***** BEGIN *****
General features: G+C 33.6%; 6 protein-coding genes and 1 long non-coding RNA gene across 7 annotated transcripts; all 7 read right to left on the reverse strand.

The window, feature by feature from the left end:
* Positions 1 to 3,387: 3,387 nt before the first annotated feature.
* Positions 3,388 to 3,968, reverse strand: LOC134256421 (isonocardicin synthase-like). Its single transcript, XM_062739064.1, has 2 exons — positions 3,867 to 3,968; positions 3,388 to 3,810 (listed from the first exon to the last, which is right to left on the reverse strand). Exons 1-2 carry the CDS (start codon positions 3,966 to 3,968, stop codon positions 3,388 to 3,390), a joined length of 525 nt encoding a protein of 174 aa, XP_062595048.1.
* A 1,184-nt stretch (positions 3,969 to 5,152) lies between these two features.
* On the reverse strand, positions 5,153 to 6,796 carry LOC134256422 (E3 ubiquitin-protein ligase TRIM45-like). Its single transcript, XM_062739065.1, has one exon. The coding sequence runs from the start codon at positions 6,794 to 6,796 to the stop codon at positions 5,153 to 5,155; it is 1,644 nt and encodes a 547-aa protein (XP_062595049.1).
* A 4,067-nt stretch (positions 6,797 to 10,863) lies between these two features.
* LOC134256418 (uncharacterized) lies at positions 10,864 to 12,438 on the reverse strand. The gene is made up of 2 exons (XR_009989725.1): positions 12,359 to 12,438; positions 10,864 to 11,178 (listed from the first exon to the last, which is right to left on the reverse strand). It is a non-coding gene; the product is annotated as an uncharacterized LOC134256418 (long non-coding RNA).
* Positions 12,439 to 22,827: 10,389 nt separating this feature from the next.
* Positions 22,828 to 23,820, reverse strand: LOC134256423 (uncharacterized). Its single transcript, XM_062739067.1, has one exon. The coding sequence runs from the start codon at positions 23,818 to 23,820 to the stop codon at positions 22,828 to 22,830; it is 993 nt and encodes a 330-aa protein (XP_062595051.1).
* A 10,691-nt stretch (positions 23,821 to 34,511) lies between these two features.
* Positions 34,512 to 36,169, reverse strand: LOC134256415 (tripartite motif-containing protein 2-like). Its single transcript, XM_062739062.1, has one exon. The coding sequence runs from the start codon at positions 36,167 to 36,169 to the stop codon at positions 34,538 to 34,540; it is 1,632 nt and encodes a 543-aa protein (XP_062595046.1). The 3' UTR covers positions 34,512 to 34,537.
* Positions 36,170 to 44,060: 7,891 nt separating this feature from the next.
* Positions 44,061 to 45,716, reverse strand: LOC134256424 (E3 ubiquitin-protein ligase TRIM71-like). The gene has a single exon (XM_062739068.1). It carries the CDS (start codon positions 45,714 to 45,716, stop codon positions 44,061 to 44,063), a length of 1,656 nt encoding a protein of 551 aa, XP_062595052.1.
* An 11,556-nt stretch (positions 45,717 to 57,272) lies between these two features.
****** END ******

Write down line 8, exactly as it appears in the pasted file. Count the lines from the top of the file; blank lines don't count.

* LOC134256418 (uncharacterized) lies at positions 10,864 to 12,438 on the reverse strand. The gene is made up of 2 exons (XR_009989725.1): positions 12,359 to 12,438; positions 10,864 to 11,178 (listed from the first exon to the last, which is right to left on the reverse strand). It is a non-coding gene; the product is annotated as an uncharacterized LOC134256418 (long non-coding RNA).